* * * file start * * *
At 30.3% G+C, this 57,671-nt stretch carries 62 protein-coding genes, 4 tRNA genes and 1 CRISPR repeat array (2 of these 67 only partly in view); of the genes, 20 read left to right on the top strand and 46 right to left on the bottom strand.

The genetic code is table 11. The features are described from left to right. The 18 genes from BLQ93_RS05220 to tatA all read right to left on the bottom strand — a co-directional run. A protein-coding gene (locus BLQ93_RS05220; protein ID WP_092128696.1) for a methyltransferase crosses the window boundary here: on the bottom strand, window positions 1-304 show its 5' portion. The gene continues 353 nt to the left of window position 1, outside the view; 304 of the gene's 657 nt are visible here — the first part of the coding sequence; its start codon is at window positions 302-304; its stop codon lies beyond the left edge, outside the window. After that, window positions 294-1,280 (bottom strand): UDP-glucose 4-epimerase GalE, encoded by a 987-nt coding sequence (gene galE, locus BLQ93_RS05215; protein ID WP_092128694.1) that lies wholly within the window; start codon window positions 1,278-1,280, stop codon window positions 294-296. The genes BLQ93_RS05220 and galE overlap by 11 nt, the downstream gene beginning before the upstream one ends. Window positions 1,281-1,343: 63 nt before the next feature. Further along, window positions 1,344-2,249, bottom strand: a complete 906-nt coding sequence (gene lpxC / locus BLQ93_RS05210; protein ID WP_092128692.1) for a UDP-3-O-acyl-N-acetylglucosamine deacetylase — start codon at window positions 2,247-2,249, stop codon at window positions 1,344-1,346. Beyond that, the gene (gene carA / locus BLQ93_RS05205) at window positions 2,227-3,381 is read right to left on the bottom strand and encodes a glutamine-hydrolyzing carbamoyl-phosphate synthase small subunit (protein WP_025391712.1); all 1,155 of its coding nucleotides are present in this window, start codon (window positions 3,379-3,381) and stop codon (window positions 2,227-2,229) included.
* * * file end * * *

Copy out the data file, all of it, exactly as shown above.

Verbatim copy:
At 30.3% G+C, this 57,671-nt stretch carries 62 protein-coding genes, 4 tRNA genes and 1 CRISPR repeat array (2 of these 67 only partly in view); of the genes, 20 read left to right on the top strand and 46 right to left on the bottom strand.

The genetic code is table 11. The features are described from left to right. The 18 genes from BLQ93_RS05220 to tatA all read right to left on the bottom strand — a co-directional run. A protein-coding gene (locus BLQ93_RS05220; protein ID WP_092128696.1) for a methyltransferase crosses the window boundary here: on the bottom strand, window positions 1-304 show its 5' portion. The gene continues 353 nt to the left of window position 1, outside the view; 304 of the gene's 657 nt are visible here — the first part of the coding sequence; its start codon is at window positions 302-304; its stop codon lies beyond the left edge, outside the window. After that, window positions 294-1,280 (bottom strand): UDP-glucose 4-epimerase GalE, encoded by a 987-nt coding sequence (gene galE, locus BLQ93_RS05215; protein ID WP_092128694.1) that lies wholly within the window; start codon window positions 1,278-1,280, stop codon window positions 294-296. The genes BLQ93_RS05220 and galE overlap by 11 nt, the downstream gene beginning before the upstream one ends. Window positions 1,281-1,343: 63 nt before the next feature. Further along, window positions 1,344-2,249, bottom strand: a complete 906-nt coding sequence (gene lpxC / locus BLQ93_RS05210; protein ID WP_092128692.1) for a UDP-3-O-acyl-N-acetylglucosamine deacetylase — start codon at window positions 2,247-2,249, stop codon at window positions 1,344-1,346. Beyond that, the gene (gene carA / locus BLQ93_RS05205) at window positions 2,227-3,381 is read right to left on the bottom strand and encodes a glutamine-hydrolyzing carbamoyl-phosphate synthase small subunit (protein WP_025391712.1); all 1,155 of its coding nucleotides are present in this window, start codon (window positions 3,379-3,381) and stop codon (window positions 2,227-2,229) included.